Astronauts repeat their outfits for as long as they can. But eventually, clothes get dirty and there’s no way to wash them onboard. So when they hit the point of no return, dirty clothes are shot into space with the rest of the ISS garbage.
Luckily, you have access to a washing machine and, hopefully, a closet of your own. Don’t have a closet? Here’s how to live without one.
Either way, you could certainly stand to clear out some clothing. Go with Marie Kondo’s trendy KonMari method of organizing. Consider each item individually, and ask yourself if it sparks joy. If it does, it can stay. If it doesn’t, mark it for donation or a garage sale.
7. Ditch the alarm clock.
Alarm clocks are nowhere to be found aboard the ISS. So how do astronauts wake up? Thanks to an assist from the crew back home.
Every morning, the NASA staff on Earth pipes music into the PA system. The track is dedicated to a different astronaut each day, and it’s chosen by a family member or colleague. For instance, one astronaut’s wife selected “Macho Man” for him the morning after a difficult spacewalk.
You can also clear some space on your dresser or bedside table by eliminating alarm clocks from your life. The simplest alternative is to set an alarm on your phone. But if you’d rather not be roused by one of your iPhone’s token tones, you have other options.
If you have Sonos, you can set up an alarm through that wireless system. Just go to Menu, then Alarms, then New Alarm. There you can choose a time, track, volume, and frequency. Just don’t forget to set it for your bedroom, rather than the kitchen or patio. Here’s a guide from Sonos in case you get lost.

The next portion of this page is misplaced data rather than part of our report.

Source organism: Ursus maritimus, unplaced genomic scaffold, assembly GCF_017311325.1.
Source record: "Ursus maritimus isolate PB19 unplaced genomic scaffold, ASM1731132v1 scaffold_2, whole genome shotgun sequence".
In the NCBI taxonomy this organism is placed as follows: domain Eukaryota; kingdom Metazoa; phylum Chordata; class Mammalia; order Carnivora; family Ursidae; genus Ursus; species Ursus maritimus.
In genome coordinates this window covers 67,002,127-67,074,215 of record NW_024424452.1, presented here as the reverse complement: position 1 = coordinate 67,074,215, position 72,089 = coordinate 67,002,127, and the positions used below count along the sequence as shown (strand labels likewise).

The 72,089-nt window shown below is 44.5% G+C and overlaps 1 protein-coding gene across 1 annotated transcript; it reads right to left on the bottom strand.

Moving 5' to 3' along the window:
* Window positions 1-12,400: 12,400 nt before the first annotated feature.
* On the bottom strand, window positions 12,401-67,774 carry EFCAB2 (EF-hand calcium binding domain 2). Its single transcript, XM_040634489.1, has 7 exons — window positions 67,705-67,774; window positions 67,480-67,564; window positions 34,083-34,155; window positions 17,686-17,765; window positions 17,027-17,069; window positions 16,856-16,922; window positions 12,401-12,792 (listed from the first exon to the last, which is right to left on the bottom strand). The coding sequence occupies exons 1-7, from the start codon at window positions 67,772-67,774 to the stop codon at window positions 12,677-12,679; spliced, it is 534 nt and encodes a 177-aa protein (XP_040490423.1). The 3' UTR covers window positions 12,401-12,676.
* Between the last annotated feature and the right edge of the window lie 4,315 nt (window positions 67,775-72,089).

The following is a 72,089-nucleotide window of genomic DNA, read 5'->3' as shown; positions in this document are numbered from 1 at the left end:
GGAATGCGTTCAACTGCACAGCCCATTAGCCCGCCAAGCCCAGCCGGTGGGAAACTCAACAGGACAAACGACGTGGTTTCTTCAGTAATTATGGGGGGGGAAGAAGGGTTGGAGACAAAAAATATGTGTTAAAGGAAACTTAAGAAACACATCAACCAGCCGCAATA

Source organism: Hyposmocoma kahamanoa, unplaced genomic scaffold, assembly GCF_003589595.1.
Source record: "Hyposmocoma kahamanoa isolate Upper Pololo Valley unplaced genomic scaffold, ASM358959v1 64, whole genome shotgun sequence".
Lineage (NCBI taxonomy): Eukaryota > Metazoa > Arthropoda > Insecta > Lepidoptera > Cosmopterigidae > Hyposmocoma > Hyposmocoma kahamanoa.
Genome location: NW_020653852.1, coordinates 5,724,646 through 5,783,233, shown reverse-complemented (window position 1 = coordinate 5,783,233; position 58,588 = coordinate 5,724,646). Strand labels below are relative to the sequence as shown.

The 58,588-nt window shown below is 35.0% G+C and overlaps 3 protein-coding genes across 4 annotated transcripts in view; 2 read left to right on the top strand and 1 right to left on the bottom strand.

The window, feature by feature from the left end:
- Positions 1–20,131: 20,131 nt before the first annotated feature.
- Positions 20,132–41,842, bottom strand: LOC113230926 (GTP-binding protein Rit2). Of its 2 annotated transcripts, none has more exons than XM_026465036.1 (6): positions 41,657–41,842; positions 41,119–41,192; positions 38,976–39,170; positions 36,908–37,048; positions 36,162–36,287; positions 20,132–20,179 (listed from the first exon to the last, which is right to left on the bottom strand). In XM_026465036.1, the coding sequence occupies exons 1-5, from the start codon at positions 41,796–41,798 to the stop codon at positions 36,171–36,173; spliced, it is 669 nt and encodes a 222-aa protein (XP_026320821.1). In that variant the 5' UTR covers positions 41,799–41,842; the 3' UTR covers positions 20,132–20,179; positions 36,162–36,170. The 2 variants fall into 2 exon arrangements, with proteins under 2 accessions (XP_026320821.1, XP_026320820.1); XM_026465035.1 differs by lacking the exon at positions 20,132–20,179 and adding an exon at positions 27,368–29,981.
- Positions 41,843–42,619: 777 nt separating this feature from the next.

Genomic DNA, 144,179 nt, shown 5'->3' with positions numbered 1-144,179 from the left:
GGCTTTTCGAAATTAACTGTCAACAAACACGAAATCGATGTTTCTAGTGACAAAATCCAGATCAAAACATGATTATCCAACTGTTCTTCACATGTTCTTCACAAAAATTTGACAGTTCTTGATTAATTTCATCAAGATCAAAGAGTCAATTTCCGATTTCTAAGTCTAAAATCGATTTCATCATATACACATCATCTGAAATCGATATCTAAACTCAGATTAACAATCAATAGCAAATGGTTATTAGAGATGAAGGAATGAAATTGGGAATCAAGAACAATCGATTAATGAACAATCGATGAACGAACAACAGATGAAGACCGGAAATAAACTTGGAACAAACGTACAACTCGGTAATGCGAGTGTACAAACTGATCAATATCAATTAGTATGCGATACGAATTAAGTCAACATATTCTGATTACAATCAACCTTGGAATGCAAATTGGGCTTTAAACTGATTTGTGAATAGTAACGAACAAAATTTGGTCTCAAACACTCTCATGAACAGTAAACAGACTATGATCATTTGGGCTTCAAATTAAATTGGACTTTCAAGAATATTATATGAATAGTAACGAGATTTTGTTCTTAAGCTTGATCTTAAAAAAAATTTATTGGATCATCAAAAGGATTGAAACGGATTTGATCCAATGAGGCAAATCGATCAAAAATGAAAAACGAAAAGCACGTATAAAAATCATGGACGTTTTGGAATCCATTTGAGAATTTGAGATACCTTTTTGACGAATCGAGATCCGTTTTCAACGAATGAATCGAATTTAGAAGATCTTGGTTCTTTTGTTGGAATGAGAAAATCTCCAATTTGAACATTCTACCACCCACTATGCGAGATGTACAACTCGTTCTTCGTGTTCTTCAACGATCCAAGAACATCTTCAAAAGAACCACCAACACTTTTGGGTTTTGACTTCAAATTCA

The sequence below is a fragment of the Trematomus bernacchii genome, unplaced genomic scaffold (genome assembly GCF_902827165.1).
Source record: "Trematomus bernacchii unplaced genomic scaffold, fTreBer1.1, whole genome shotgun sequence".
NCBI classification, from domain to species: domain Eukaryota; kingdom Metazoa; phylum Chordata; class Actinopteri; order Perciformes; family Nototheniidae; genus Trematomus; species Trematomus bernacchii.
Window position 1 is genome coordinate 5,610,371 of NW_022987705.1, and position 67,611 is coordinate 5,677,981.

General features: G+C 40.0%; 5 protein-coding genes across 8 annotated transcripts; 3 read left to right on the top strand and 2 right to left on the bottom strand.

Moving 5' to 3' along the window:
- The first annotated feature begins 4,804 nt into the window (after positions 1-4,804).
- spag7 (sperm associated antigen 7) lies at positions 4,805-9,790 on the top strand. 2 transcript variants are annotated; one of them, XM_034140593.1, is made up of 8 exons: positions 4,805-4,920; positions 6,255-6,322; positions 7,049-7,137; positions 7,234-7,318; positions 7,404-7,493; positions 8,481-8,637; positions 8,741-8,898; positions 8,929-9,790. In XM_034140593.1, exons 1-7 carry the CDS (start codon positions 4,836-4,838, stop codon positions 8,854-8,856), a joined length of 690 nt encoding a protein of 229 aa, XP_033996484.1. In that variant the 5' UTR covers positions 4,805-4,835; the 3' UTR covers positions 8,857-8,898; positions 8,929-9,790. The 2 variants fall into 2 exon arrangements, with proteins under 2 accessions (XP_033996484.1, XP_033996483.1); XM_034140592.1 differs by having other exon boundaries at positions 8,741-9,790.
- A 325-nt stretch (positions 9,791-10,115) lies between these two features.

Prefer not to rely on any hardware?
You can train yourself to wake up naturally. No really, it’s possible!
You’ll need to track your sleep patterns and then gently wean yourself off an alarm by setting a softer tone and forgoing the snooze button. Here’s how. With practice, you can do it.
8. Or leave the space stuff to the astronauts, and store your stuff in MakeSpace.
There’s a reason only an elite few go to space. Living above Earth is hard work. So don’t beat yourself up if you can’t get your kitchen to the streamlined standards of ISS. Instead, effortlesly store your spare stuff in MakeSpace.
Simply schedule a pickup and we’ll pick up your appliances, furniture, and paperback novels so you have more space in your home to do whatever you want with.
After we’ve collected your things, we’ll transport them to our secure temperature-controlled storage facility. We’ll also create an online photo catalog of your stuff so you always know what you have in storage.
The best part: When you want something back from storage, simply log into your MakeSpace account, select the item’s photo, and we’ll deliver it to you.
We may not be on the moon yet, but we are in four cities.
Top image via Wikimedia/Michael Edward Fossum